Motor Racing: Williams to enter one car in Monaco

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THERE will be no attempt to replace the irreplaceable at the Monaco Grand Prix on Sunday. The only appropriate homage to Ayrton Senna was confirmed by his team, Williams-Renault, yesterday.

Williams have entered only Damon Hill for the blue riband event, delaying the selection of a second driver until the race in Spain, later this month.

But although the team maintain they are confident in the safety of Hill's car, Senna's former partner, Gerhard Berger, is considering retirement for fear of his life. The Austrian, now at Ferrari, is due to make an announcement tomorrow.

In a brief statement, Williams said their decision to run just one car this week had been reached 'as a mark of respect' to Senna.

Williams say that since the Brazilian's fatal crash, 'an intensive study of the data available has not revealed a system or component failure. However, these investigations continue and would be greatly assisted by access to the impounded car.'

Even without the car, impounded along with the Simtek-Ford in which Roland Ratzenberger was killed, Williams say that 'resulting from these investigations and in consideration of all the relevant information, the team has confidence in the security' of the car which Hill will race at Monaco, where the first two places on the grid will be left vacant as a tribute to Senna and Ratzenberger.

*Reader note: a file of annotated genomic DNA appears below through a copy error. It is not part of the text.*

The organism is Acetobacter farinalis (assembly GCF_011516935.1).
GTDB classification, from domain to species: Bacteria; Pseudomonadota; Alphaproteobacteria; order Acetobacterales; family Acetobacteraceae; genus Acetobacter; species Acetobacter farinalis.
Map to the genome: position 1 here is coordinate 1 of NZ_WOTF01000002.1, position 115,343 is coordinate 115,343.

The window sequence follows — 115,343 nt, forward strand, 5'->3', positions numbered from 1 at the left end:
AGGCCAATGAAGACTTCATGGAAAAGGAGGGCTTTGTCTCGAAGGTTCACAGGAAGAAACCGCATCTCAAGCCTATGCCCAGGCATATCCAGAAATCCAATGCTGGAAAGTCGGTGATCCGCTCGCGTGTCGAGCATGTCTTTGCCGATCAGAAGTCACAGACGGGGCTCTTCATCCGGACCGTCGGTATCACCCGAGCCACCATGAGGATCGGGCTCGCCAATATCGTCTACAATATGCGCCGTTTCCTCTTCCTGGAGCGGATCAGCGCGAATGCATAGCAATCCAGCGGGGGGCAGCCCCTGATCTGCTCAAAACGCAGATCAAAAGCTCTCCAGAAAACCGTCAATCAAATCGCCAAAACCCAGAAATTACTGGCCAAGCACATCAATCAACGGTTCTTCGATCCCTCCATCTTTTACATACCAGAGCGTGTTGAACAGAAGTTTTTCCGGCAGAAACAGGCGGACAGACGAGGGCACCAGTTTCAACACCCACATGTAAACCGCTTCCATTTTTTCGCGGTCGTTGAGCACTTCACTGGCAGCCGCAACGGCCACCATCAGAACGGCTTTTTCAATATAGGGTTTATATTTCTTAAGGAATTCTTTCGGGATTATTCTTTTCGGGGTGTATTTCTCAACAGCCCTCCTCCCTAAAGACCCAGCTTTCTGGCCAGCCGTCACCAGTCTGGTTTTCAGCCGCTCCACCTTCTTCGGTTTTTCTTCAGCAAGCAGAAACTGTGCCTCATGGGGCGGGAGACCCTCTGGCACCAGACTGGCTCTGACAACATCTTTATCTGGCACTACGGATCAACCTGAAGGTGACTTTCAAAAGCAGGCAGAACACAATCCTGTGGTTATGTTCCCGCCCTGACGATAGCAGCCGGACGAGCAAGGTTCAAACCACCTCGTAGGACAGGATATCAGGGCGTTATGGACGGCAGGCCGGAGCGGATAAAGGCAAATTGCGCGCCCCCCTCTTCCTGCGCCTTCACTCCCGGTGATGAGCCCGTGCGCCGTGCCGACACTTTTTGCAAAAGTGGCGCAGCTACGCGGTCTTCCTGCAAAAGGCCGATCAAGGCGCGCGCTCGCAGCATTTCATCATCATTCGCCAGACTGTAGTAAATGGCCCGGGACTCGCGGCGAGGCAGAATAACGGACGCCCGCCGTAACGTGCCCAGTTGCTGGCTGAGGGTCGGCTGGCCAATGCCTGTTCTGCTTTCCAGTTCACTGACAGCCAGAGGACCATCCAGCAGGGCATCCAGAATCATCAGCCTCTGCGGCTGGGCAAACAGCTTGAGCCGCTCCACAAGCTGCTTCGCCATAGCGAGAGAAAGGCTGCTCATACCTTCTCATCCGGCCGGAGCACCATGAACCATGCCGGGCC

Hill tested at Silverstone yesterday, and was reported to be in good form. Berger was also due to test in preparation for Monaco, but he said: 'I am in a situation at the moment in which I have absolutely no desire to get in a racing car. I don't feel ready yet.'

Whether he will be ready by the weekend, or at all, should be revealed tomorrow. Berger, among the pallbearers at Senna's funeral, said: 'I have spent the past days thinking about it but can make no decision till my head is completely clear. I grew up with the sport. I live for it. But if my feelings tell me I am unable to take the necessary risk, then I will quit.

'Ratzenberger was an inexperienced driver in a small team. Senna's death was a bigger shock. He was so good it is as if the sun has fallen from the sky. He was the one driver so perfect nobody thought anything could happen to him.

'My big problem is that I have lost faith in technology. I've had so many accidents in which technical failures were the cause, I have just lost confidence. One of my best friends has been killed on the curve where I escaped death. I was lucky; he wasn't. It's like having a cheque book. You start pulling out the pages until one day no pages are left.'